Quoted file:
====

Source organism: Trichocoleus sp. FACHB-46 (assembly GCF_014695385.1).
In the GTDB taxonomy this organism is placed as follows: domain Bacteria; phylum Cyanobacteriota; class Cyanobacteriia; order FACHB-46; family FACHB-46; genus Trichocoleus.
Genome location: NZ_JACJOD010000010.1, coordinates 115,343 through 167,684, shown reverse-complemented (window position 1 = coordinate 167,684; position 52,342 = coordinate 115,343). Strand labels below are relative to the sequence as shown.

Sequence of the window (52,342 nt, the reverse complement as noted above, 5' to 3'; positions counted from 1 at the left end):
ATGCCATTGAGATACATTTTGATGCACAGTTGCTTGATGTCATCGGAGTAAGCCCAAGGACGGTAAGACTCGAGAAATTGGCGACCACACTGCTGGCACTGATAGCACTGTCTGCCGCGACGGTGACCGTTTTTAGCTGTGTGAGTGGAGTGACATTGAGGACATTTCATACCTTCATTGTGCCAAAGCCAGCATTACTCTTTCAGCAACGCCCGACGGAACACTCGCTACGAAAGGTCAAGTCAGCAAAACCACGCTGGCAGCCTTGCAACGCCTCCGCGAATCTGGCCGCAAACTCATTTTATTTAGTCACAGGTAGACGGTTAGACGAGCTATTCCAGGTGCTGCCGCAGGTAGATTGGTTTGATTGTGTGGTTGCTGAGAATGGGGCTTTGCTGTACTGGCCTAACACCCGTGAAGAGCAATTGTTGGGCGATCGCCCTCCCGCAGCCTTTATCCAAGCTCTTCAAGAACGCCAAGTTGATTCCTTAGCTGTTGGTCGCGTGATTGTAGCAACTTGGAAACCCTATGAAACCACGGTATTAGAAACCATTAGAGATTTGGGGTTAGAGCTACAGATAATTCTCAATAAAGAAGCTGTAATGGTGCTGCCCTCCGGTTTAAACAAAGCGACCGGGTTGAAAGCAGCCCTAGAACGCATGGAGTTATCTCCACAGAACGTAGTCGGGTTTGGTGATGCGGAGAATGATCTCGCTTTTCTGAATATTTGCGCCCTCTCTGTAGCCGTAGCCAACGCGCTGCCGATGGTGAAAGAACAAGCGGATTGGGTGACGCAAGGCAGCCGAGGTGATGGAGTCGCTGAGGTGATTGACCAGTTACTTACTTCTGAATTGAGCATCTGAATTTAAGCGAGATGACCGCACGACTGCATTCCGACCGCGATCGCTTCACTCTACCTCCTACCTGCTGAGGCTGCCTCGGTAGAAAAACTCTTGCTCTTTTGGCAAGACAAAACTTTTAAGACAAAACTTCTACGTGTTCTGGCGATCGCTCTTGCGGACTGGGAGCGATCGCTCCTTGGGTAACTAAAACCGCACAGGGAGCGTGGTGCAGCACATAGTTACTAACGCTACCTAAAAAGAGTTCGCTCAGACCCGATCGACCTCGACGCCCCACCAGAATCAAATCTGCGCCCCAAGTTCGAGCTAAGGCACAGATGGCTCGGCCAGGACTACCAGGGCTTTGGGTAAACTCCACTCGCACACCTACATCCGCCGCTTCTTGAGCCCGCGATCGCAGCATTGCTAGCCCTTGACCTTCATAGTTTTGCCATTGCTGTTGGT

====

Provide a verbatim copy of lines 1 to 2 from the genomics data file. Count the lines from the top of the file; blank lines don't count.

Source organism: Trichocoleus sp. FACHB-46 (assembly GCF_014695385.1).
In the GTDB taxonomy this organism is placed as follows: domain Bacteria; phylum Cyanobacteriota; class Cyanobacteriia; order FACHB-46; family FACHB-46; genus Trichocoleus.